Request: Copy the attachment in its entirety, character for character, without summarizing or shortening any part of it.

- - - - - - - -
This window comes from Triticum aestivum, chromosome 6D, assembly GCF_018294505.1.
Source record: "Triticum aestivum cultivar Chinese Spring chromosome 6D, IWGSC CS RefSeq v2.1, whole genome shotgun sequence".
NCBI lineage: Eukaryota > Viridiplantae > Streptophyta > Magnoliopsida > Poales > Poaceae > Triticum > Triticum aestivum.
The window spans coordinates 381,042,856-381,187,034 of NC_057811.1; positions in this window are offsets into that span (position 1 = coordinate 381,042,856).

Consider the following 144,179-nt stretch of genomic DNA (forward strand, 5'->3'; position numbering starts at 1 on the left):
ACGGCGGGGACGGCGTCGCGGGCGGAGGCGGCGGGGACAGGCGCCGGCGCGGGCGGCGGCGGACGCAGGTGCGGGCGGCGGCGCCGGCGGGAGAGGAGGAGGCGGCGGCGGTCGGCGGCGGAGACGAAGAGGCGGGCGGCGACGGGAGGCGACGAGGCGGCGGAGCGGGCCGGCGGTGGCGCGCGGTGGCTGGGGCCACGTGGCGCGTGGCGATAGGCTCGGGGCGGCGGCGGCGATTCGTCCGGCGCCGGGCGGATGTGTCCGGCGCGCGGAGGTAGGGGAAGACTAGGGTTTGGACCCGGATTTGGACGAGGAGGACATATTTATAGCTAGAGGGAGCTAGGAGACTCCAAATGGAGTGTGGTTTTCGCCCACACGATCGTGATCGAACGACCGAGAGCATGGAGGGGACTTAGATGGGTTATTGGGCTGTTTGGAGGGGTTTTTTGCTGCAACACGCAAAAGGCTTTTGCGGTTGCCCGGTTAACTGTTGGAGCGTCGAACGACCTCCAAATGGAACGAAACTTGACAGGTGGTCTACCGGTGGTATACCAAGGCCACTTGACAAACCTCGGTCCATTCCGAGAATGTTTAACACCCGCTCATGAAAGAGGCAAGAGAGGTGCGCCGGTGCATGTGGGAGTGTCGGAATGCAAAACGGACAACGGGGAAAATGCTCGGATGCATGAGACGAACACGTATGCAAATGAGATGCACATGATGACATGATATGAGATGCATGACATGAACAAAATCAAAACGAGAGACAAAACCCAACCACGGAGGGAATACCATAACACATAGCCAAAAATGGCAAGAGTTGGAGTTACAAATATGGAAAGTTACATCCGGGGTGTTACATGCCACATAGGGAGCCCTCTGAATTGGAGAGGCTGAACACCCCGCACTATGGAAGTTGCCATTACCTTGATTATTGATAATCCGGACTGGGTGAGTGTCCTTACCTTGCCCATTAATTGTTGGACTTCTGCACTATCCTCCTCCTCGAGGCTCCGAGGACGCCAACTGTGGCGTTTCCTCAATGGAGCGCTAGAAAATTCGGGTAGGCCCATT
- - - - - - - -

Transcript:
This window comes from Triticum aestivum, chromosome 6D, assembly GCF_018294505.1.
Source record: "Triticum aestivum cultivar Chinese Spring chromosome 6D, IWGSC CS RefSeq v2.1, whole genome shotgun sequence".
NCBI lineage: Eukaryota > Viridiplantae > Streptophyta > Magnoliopsida > Poales > Poaceae > Triticum > Triticum aestivum.
The window spans coordinates 381,042,856-381,187,034 of NC_057811.1; positions in this window are offsets into that span (position 1 = coordinate 381,042,856).

Consider the following 144,179-nt stretch of genomic DNA (forward strand, 5'->3'; position numbering starts at 1 on the left):
ACGGCGGGGACGGCGTCGCGGGCGGAGGCGGCGGGGACAGGCGCCGGCGCGGGCGGCGGCGGACGCAGGTGCGGGCGGCGGCGCCGGCGGGAGAGGAGGAGGCGGCGGCGGTCGGCGGCGGAGACGAAGAGGCGGGCGGCGACGGGAGGCGACGAGGCGGCGGAGCGGGCCGGCGGTGGCGCGCGGTGGCTGGGGCCACGTGGCGCGTGGCGATAGGCTCGGGGCGGCGGCGGCGATTCGTCCGGCGCCGGGCGGATGTGTCCGGCGCGCGGAGGTAGGGGAAGACTAGGGTTTGGACCCGGATTTGGACGAGGAGGACATATTTATAGCTAGAGGGAGCTAGGAGACTCCAAATGGAGTGTGGTTTTCGCCCACACGATCGTGATCGAACGACCGAGAGCATGGAGGGGACTTAGATGGGTTATTGGGCTGTTTGGAGGGGTTTTTTGCTGCAACACGCAAAAGGCTTTTGCGGTTGCCCGGTTAACTGTTGGAGCGTCGAACGACCTCCAAATGGAACGAAACTTGACAGGTGGTCTACCGGTGGTATACCAAGGCCACTTGACAAACCTCGGTCCATTCCGAGAATGTTTAACACCCGCTCATGAAAGAGGCAAGAGAGGTGCGCCGGTGCATGTGGGAGTGTCGGAATGCAAAACGGACAACGGGGAAAATGCTCGGATGCATGAGACGAACACGTATGCAAATGAGATGCACATGATGACATGATATGAGATGCATGACATGAACAAAATCAAAACGAGAGACAAAACCCAACCACGGAGGGAATACCATAACACATAGCCAAAAATGGCAAGAGTTGGAGTTACAAATATGGAAAGTTACATCCGGGGTGTTACATGCCACATAGGGAGCCCTCTGAATTGGAGAGGCTGAACACCCCGCACTATGGAAGTTGCCATTACCTTGATTATTGATAATCCGGACTGGGTGAGTGTCCTTACCTTGCCCATTAATTGTTGGACTTCTGCACTATCCTCCTCCTCGAGGCTCCGAGGACGCCAACTGTGGCGTTTCCTCAATGGAGCGCTAGAAAATTCGGGTAGGCCCATT